CC BY-NC-ND 4.0 · Journal of Cardiac Critical Care TSS 2022; 06(03): 235-238
DOI: 10.1055/s-0042-1759807
Legends in Cardiac Sciences

A Trip Down the Memory Lane of Dr. Frank Gollan, an Achilles of Extracorporeal Oxygenation

1   Department of Cardiothoracic and Vascular Surgery, All India Institute of Medical Sciences, New Delhi, India
1   Department of Cardiothoracic and Vascular Surgery, All India Institute of Medical Sciences, New Delhi, India
› Author Affiliations
Funding None.


Every health care professional does his best for mankind, but handling a patient on extracorporeal circulation places cardiac surgeons, cardiac anesthetists, and perfusionists in a separate class of health professional altogether. This is a humble effort to reminisce the research work done by Dr. Frank Gollan since his instrumental time to the current day practice, without whom it is impossible to imagine open heart surgery and circulatory arrest.



Before the invention of the cardiopulmonary bypass machine by Dr. John Gibbon, surgeons like Dr. Clarence Walton Lillehei had performed open heart surgery with the aid of cross-circulation, where the patient's father's lung acted as the human oxygenator. In the author's opinion, the secret behind the success of Dr. John Gibbon was the incorporation of artificial oxygenator into the bypass circuit and his persistent effort which were the limiting factors till the date. Hence, it is prudent to recollect the efforts made by legend, Dr. Gollan, to the world of extracorporeal oxygenation (ECO) along with Dr. Leland Charles Clark ([Fig. 1]).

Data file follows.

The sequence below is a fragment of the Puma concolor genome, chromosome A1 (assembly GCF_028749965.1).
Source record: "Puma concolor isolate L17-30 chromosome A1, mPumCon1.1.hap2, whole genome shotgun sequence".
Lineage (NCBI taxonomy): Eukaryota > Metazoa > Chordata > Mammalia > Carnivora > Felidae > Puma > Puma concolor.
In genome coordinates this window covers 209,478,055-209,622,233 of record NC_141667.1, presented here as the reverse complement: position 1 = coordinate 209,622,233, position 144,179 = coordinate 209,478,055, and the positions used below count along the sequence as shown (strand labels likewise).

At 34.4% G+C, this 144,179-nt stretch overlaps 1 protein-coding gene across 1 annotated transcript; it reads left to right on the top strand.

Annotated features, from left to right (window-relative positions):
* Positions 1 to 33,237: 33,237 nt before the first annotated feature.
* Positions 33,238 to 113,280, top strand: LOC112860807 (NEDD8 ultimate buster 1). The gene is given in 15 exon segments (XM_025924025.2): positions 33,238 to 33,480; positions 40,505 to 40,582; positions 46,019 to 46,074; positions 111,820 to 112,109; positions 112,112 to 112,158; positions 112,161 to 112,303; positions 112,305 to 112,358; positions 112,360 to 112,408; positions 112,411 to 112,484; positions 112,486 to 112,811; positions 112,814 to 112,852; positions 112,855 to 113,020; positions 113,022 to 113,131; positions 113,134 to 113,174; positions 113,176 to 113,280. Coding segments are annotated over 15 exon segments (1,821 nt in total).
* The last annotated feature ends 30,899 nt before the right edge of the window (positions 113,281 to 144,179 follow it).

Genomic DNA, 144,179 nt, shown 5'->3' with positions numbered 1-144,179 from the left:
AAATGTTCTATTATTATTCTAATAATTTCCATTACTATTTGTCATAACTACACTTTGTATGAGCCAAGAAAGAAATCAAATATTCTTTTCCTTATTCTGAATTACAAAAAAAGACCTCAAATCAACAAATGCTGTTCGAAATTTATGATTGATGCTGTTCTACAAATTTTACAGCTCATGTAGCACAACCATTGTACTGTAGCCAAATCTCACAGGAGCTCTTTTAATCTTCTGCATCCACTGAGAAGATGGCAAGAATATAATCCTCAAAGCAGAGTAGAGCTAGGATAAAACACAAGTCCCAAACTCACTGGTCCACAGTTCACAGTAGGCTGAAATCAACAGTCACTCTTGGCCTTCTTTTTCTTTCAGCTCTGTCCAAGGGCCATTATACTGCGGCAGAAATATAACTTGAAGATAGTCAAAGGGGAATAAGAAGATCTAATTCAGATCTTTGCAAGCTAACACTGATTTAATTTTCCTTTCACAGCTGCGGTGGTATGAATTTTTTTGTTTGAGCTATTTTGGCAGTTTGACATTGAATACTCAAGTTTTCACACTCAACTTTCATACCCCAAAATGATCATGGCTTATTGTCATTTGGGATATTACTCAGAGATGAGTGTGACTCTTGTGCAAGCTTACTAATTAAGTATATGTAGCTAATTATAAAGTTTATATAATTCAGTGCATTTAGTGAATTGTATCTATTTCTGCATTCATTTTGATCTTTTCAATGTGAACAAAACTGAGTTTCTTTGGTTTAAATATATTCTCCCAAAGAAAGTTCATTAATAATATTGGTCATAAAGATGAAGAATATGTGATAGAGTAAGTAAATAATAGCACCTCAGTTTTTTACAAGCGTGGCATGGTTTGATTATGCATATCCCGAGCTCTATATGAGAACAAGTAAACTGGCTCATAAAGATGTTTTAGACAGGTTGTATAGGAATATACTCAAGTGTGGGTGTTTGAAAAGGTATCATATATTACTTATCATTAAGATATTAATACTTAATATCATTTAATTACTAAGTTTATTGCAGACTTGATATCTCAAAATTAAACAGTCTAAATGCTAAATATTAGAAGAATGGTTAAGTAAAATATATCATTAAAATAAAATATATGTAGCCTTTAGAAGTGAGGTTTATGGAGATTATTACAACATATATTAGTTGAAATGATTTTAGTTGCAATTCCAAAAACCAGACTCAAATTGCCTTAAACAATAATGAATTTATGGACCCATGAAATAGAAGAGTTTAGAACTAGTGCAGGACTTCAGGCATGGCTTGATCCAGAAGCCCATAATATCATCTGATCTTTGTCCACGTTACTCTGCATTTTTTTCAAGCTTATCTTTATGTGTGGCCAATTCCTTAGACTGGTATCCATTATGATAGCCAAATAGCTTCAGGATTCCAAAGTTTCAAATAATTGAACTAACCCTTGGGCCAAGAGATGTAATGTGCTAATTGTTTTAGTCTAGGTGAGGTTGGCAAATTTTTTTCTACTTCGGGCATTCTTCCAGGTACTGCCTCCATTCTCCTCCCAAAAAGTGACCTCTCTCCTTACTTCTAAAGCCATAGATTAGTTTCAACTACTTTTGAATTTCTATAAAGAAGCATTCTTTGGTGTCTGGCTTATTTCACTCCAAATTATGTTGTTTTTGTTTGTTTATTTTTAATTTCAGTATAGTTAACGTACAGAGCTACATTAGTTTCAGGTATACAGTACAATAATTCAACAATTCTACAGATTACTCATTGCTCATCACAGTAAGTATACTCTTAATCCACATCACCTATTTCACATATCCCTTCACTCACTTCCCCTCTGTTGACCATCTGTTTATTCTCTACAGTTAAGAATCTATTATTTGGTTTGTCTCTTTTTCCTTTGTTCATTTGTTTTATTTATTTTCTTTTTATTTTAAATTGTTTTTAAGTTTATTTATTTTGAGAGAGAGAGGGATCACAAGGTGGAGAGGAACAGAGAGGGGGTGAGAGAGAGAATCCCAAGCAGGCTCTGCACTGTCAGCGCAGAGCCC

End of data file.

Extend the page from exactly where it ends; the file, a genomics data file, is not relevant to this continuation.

Zoom Image
Fig. 1 Dr. Frank Gollan (on right) and Dr. Clark L.C., Jr. (on left) experimenting with bubble oxygenator.

The basic principle in Dr. Clark Jr. and Dr. Gollan's equipment was “Oxygenation of Blood by Gas Dispersion.”[1] Till date, various routes of oxygen administration were attempted and rendered fruitless as minute amounts of oxygen was supplied to the body, as compared with the requirements of the body via nonrespiratory routes. They eventually developed as oxygen delivery system that would allow the introduction of sufficient quantity of oxygen into the blood by exposing a large surface area of blood to oxygen. This system was experimented upon in an anesthetized dog at a temperature of 40°C, and the blood was drawn from the inferior vena cava through a cannula (the position of the cannula was confirmed by percussion). They made venous blood pass through a humidified oxygen chamber which consisted of a sintered glass plate with a pressure of 10 lb. Achieving ECO is certainly a big achievement, but the next level problem they had to deal with was bubbles in the oxygenated blood. Now, to overcome this problem, they made the oxygenated blood, pass through glass beads coated with DC Antifoam A, a silicone-based compound. Oxygenation was confirmed by change in blood color from dark to bright red and by measuring and comparing the pH. Oxygenated blood was infused back into animal via the external jugular vein into the superior vena cava.

With this they determined the minimum blood flow for survival, which was 40 mL/kg/min.[2]

They checked the efficacy of the oxygenation, by administration of 100% nitrogen through a tight-fitting transparent mask 5 to 10 minutes prior to pumping of oxygenated blood. All the oximeter readings showed oxygenation more than 95% when the dog was breathing 100% nitrogen. When this experiment was conducted in 15 dogs, they could manage a hypoxic state due to nitrogen inhalation by ECO for maximum of 99 minutes.[1]